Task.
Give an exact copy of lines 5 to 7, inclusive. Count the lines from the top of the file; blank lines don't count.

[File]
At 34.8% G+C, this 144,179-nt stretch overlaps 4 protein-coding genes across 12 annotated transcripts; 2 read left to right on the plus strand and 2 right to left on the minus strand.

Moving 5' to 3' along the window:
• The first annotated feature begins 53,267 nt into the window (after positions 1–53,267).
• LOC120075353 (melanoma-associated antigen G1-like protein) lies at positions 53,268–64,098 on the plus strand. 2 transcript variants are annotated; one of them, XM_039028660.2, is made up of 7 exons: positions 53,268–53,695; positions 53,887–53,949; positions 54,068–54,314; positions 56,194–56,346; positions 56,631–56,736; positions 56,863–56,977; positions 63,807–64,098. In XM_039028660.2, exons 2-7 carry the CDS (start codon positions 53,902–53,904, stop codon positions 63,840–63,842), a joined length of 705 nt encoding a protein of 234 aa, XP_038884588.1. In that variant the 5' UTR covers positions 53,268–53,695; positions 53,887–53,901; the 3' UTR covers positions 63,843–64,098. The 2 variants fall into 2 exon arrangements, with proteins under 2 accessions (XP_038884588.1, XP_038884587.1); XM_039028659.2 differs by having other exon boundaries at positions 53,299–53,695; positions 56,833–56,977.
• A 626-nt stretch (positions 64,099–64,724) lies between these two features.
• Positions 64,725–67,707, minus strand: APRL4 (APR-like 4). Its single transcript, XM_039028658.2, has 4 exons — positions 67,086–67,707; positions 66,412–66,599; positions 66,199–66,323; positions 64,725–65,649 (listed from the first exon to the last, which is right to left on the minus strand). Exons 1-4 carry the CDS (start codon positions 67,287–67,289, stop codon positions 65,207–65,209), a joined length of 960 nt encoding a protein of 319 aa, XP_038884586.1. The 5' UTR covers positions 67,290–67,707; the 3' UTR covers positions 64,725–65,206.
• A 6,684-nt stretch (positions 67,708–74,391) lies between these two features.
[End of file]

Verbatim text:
• A 626-nt stretch (positions 64,099–64,724) lies between these two features.
• Positions 64,725–67,707, minus strand: APRL4 (APR-like 4). Its single transcript, XM_039028658.2, has 4 exons — positions 67,086–67,707; positions 66,412–66,599; positions 66,199–66,323; positions 64,725–65,649 (listed from the first exon to the last, which is right to left on the minus strand). Exons 1-4 carry the CDS (start codon positions 67,287–67,289, stop codon positions 65,207–65,209), a joined length of 960 nt encoding a protein of 319 aa, XP_038884586.1. The 5' UTR covers positions 67,290–67,707; the 3' UTR covers positions 64,725–65,206.
• A 6,684-nt stretch (positions 67,708–74,391) lies between these two features.